Ji Y. Chong
Table of Contents
Table of Contents
Case 1 IV tPA for acute ischemic stroke
IV tPA is the only FDA approved treatment for acute ischemic stroke. It needs to be delivered in a timely fashion, but select patients may be treated beyond the 3 hour window out to 4 and a half hours.
Case 2 Endovascular treatment for acute ischemic stroke
Select patients who are not eligible for IV tPA and are within an 8 hour window may be treated with other acute endovascular therapies.
Case 3 Combination reperfusion therapy for acute stroke
In patients who do not recanalize with IV tPA, adjunctive endovascular therapies may be used to improve reperfusion.
Case 4 Hemorrhagic complications of tPA
Intracerebral hemorrhage is a known complication of tPA. Different hemostatic agents can be used for symptomatic hemorrhage.
Case 5 Stroke mimic and acute treatment
Patients with stroke mimics and eligible for tPA may safely be treated. The diagnosis of a stroke mimic is typically made after the acute setting.
Case 6 Minor stroke symptoms and acute treatment
Patients with minor stroke symptoms or rapid improvement of symptoms are at high risk of worsening. Acute treatment with IV tPA may be warranted.
Case 7 Hemicraniectomy for large MCA stroke
Malignant MCA syndromes have high morbidity and mortality. Hemicraniectomy in select patients is life saving but patients often have significant disability.
Case 8 Suboccipital decompression for cerebellar stroke
Large cerebellar strokes can cause rapid neurological deterioration and death. Surgical decompression is an effective, life saving treatment.
Case 9 Blood pressure management in acute stroke
Blood pressure is commonly elevated after a stroke. Early lowering of blood pressure may worsen outcomes.
Case 10 Primary prevention of stroke
Screening for risk factors and treatment of modifiable risk factors will lower the risk of incident stroke.
Case 11 Asymptomatic carotid stenosis
Revascularization of high grade asymptomatic carotid stenosis in select patients can lower the risk of incident stroke. Endarterectomy and stenting are both associated with periprocedural risk.
Case 12 Secondary stroke prevention after lacunar stroke
Long term blood pressure management is important after lacunar stroke. Antiplatelet therapy should be instituted for secondary stroke prevention.
Case 13 Secondary stroke prevention after stroke due to carotid stenosis
Patients with symptomatic carotid stenosis benefit from revascularization. Carotid endarterectomy and carotid stenting are options for treatment.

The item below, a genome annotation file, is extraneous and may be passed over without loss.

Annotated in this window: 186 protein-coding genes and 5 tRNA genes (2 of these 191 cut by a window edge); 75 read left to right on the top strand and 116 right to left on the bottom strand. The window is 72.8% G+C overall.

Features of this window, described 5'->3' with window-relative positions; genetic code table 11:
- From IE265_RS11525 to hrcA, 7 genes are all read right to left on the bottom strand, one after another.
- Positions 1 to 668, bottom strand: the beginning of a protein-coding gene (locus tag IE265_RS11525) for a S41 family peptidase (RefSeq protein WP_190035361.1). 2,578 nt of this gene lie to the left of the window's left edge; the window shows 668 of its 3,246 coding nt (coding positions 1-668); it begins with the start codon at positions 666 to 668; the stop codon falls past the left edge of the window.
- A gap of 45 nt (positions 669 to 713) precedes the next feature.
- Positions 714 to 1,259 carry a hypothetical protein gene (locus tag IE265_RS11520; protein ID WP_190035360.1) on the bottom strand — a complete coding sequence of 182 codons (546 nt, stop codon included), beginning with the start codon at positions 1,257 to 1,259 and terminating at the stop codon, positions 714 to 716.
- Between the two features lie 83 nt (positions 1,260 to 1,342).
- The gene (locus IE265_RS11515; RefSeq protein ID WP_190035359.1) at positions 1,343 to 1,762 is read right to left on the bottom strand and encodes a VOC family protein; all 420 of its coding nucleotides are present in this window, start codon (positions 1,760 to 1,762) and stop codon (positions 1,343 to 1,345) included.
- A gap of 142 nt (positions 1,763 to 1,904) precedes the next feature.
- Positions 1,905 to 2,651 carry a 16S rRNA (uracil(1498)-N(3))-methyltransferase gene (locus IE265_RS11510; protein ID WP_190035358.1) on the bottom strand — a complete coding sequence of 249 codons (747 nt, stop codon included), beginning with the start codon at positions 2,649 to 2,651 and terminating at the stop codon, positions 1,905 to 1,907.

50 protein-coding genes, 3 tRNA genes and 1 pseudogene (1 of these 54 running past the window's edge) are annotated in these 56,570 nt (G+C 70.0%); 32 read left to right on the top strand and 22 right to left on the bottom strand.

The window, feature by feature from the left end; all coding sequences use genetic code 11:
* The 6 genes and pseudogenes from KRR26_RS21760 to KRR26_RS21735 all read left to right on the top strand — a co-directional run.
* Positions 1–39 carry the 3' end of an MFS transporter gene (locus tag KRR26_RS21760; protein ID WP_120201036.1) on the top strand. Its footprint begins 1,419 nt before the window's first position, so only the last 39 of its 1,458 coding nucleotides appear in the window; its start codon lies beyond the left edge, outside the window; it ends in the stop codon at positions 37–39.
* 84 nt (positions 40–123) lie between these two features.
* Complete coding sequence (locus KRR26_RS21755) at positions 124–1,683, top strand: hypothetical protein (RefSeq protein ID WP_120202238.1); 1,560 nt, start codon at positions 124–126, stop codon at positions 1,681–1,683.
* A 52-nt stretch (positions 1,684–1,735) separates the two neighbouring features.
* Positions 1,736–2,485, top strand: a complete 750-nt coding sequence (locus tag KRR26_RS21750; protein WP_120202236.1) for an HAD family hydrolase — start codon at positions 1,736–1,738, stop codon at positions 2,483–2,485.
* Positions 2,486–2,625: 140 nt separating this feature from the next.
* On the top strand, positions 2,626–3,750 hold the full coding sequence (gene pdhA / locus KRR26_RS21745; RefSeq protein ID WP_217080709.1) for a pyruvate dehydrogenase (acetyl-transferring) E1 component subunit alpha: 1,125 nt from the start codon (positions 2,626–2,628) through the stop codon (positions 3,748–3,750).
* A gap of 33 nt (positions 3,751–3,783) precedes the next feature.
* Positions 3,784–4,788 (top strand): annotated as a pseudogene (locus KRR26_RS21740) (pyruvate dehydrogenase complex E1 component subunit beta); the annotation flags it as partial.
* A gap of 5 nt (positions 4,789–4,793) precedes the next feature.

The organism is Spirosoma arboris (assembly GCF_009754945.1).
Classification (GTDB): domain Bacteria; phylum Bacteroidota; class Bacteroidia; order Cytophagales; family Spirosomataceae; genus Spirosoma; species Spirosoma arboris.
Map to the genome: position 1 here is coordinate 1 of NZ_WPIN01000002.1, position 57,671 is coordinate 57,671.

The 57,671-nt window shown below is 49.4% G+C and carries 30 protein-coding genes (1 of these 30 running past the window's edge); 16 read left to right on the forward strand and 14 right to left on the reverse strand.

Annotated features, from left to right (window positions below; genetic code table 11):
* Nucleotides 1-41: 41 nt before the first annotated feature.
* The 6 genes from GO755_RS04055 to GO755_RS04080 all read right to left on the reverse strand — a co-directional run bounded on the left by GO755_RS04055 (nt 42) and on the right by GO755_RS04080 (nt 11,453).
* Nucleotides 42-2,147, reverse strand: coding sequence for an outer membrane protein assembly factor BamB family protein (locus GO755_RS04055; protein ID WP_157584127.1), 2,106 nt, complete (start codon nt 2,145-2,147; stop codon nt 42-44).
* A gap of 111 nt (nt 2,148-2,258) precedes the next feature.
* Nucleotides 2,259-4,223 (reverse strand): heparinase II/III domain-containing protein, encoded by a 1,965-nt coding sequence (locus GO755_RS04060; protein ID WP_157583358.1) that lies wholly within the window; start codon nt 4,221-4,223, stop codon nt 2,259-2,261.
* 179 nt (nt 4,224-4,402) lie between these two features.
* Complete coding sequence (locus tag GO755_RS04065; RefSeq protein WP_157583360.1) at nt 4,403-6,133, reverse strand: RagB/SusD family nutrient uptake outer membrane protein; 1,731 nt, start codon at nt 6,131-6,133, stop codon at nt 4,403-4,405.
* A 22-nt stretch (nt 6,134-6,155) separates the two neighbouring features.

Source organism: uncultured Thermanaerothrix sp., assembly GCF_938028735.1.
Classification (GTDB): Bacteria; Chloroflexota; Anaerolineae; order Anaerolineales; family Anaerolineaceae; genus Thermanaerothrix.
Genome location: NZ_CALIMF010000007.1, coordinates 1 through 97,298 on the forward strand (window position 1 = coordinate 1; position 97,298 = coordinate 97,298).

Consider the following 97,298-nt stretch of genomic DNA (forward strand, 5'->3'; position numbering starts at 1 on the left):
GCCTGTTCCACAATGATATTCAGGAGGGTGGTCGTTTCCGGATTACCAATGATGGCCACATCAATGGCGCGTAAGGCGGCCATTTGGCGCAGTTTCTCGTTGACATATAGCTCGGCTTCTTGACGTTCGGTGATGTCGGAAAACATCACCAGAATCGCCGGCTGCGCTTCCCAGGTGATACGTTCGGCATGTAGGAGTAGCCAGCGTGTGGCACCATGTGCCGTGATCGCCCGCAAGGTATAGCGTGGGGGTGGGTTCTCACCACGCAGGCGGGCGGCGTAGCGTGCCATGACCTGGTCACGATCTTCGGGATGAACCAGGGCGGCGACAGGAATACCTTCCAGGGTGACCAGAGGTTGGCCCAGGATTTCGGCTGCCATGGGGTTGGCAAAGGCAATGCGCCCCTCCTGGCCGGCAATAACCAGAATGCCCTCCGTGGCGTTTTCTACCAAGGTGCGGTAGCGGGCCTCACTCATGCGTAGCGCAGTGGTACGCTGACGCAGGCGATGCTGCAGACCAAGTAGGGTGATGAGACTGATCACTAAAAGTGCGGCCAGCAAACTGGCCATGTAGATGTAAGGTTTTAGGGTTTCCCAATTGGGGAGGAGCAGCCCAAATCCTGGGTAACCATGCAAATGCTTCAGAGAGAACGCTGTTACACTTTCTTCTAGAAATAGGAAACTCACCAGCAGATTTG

Case 14 Secondary stroke prevention after stroke due to intracranial atherosclerosis
Medical therapy with antiplatelet therapy and aggressive risk factor control is the preferred treatment regimen for stroke prevention in patients with intracranial atherosclerosis.
Case 15 Secondary stroke prevention after cardioembolic stroke
Anticoagulation significantly lowers recurrent stroke risk in patients with atrial fibrillation. New oral anticoagulants offer options in addition to warfarin.
Case 16 Secondary stroke prevention after cryptogenic stroke with PFO
Medical therapy for patients with stroke and PFO include antiplatelet therapy or anticoagulation. PFO closure is not routinely recommended for stroke prevention.
Case 17 Carotid dissecton
Carotid dissection can be recognized by exam findings and radiographic studies. Treatment can include aspirin or anticoagulation.
Case 18 Stroke in a young adult
Traditional vascular risk factors can contribute to stroke in young adults. Other more unusual causes of stroke should be considered based on the clinical setting.
Case 19 Mycotic aneurysm due to bacterial endocarditis
Bacterial endocarditis can cause neurological complications including stroke, hemorrhage, and mycotic aneurysms.
Case 20 Migrainous stroke
Stroke can rarely occur in the setting of acute migraine. Other etiologies of stroke need to be investigated
Case 21 Dural venous sinus thrombosis
Intracranial venous thrombosis is a rare cause of stroke. Investigation for underlying prothrombotic state is needed. Treatment is typically with anticoagulation.
Case 22 Moyamoya disease
Moyamoya is a rare cause of stroke. Surgical intervention may reduce the risk of recurrent stroke.
Case 23 Reversible cerebral vasoconstriction syndrome
Reversible cerebral vasoconstriction syndrome can cause thunderclap headache, subarachnoid hemorrhage, and stroke. Angiographic findings of vasculopathy and resolution support this diagnosis.
Case 24 TIA diagnosis and management
TIA is a risk factor for subsequent stroke. Rapid evaluation and treatment reduce that risk.
Case 25 Hypertensive ICH
Hemorrhage due to hypertension usually occurs in subcortical locations. Prevention involves aggressive blood pressure control.
Case 26 Cerebral amyloid angiopathy
Cerebral amyloid angiopathy is more prevalent with advancing age. Recurrent lobar hemorrhage and white matter disease may be seen.
Case 27 Intracerebral hemorrhage secondary to AVM
AVMs may cause intracerebral hemorrhage. Treatment can be challenging and multimodal treatment is often required
Case 28 Cavernous malformation
Cavernous malformations may cause intracerebral hemorrhage and seizures. Surgical resection is considered in patients with accessible lesions and recurrent hemorrhage or refractory seizures.
Case 29 Aneurysmal subarachnoid hemorrhage
Diagnosis is made by CT scan in most cases, but lumbar puncture may be needed if CT findings are normal. Rapid evaluation and treatment are important because of the high morbidity and mortality.
Case 30 Perimesencephalic SAH
Perimesencephalic SAH is a more benign subset of SAH. Evaluation for aneurysm is obligatory.
Case 31 Asymptomatic intracranial aneurysm
Location and size of an intracranial aneurysm are helpful in stratifying risk of hemorrhage. Treatment may be observation, surgical clipping, or endovascular coiling.